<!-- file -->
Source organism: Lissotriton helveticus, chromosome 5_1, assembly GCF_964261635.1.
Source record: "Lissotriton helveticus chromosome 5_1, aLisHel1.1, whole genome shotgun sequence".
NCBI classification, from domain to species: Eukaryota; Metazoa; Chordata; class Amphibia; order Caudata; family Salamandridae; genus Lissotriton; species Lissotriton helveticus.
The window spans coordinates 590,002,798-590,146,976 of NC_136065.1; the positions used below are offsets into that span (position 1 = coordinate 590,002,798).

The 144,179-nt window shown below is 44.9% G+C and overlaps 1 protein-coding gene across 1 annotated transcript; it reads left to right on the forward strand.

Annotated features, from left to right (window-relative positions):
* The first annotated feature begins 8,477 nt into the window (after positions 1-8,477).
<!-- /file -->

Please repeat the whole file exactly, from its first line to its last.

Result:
Source organism: Lissotriton helveticus, chromosome 5_1, assembly GCF_964261635.1.
Source record: "Lissotriton helveticus chromosome 5_1, aLisHel1.1, whole genome shotgun sequence".
NCBI classification, from domain to species: Eukaryota; Metazoa; Chordata; class Amphibia; order Caudata; family Salamandridae; genus Lissotriton; species Lissotriton helveticus.
The window spans coordinates 590,002,798-590,146,976 of NC_136065.1; the positions used below are offsets into that span (position 1 = coordinate 590,002,798).

The 144,179-nt window shown below is 44.9% G+C and overlaps 1 protein-coding gene across 1 annotated transcript; it reads left to right on the forward strand.

Annotated features, from left to right (window-relative positions):
* The first annotated feature begins 8,477 nt into the window (after positions 1-8,477).